Another sample from teabento! So this is a little different from the sencha that I’m accustomed to drinking, and definitely brewed up faster than I expected. As someone who plays it a bit fast and loose with steeping parameters – if pretty much always by accident – I was sure I hadn’t left this to sit long enough. Imagine my surprise to find a wide range of flavors unfurling on my tongue with that first sip. The infusion is a nice green/yellow color, and while Teabento’s website advises a fine strainer when brewing this Yame sencha, I’m still amused how much leaf sediment floated to the bottom of my cup, particularly given that the strainer I used has filtered rooibos before without issue. I don’t mind a little added green, however, and don’t feel like it detracted much from the tea itself. Just be mindful that when they say this is a fine leaf, they are not kidding.
So my initial stab at describing this tea was that it tasted vaguely briny, but not necessarily marine? More of a buttery, salty vegetal flavor that sometimes comes through with prepared artichoke hearts. While I type this, I find that the initial sip is sweeter, followed by that complex, green aftertaste which makes for such a compelling cup. Is this that umami thing everyone is always talking about? No wonder people flock to these kinds of teas. As I mentioned earlier, I’m used to sencha that has a definite oceanic tinge to it, and this doesn’t quite fall into that category. This tea is more.. pleasantly grassy knoll overlooking the docks? It feels more refined, smooth; not far removed from its marine counterparts, but very much in a league all its own.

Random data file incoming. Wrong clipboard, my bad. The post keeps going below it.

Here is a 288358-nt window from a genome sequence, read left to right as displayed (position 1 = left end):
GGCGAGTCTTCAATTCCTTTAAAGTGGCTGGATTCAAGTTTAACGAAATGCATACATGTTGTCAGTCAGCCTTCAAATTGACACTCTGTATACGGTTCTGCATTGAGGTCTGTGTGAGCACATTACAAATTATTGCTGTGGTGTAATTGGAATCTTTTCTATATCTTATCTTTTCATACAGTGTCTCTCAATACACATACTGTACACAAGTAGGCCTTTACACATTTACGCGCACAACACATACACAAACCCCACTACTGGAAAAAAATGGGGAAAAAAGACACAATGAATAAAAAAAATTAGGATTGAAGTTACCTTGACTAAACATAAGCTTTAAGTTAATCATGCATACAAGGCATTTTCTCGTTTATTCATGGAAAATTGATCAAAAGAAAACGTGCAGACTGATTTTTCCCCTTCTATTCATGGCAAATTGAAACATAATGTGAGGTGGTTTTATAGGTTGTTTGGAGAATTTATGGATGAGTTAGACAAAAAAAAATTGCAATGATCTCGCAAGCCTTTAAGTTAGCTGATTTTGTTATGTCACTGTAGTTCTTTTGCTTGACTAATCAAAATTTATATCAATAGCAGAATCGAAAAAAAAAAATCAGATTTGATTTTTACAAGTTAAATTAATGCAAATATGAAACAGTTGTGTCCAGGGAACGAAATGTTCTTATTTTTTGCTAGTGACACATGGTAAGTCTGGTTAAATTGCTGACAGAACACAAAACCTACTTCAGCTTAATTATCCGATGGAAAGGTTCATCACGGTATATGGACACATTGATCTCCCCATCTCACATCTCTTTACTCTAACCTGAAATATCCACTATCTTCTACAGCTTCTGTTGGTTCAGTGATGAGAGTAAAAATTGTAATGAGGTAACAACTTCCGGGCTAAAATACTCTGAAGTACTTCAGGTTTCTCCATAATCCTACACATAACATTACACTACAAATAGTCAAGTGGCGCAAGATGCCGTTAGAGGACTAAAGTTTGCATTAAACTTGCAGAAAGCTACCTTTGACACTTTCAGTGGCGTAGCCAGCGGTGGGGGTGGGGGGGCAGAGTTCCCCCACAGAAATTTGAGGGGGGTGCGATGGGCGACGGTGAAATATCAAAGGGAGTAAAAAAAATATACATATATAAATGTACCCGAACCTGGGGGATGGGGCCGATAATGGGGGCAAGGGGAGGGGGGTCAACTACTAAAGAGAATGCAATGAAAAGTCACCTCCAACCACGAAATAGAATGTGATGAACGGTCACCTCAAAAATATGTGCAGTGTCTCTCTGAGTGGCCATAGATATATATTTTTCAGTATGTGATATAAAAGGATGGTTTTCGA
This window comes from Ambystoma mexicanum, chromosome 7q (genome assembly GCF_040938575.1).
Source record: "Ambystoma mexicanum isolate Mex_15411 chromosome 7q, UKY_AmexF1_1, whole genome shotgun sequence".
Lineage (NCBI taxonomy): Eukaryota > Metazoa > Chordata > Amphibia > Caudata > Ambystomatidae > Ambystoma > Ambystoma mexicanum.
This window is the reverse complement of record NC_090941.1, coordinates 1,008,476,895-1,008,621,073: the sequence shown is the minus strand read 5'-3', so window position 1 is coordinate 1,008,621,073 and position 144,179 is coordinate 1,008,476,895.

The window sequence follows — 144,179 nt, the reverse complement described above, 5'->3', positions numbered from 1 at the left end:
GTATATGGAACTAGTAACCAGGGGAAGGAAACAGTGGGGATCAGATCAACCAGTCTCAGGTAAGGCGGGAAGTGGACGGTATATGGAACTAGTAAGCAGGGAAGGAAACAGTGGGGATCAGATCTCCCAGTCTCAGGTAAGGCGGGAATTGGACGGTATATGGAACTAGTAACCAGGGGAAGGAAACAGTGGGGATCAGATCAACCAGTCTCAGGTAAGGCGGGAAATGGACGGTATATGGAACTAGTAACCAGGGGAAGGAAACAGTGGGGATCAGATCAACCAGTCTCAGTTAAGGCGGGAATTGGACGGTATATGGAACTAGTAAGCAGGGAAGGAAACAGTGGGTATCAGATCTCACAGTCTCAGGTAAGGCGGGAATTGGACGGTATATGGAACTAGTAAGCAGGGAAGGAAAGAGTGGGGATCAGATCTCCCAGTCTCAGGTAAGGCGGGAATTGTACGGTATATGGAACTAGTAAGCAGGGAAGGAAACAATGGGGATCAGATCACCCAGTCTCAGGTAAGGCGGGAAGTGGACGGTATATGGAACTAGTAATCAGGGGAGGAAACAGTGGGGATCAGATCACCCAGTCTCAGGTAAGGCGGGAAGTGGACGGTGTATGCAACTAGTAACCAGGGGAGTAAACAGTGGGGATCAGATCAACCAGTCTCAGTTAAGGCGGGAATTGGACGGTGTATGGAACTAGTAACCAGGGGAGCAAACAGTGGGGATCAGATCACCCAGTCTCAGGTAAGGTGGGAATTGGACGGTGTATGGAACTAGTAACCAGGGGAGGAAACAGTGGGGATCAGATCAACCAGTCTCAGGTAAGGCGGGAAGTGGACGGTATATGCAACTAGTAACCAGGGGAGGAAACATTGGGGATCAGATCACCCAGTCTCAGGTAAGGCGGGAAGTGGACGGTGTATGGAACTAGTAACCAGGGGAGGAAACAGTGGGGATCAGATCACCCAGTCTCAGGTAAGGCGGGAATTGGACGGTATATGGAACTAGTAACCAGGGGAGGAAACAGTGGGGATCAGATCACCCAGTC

Flavors: Artichoke, Butter, Salty, Sweet, Vegetal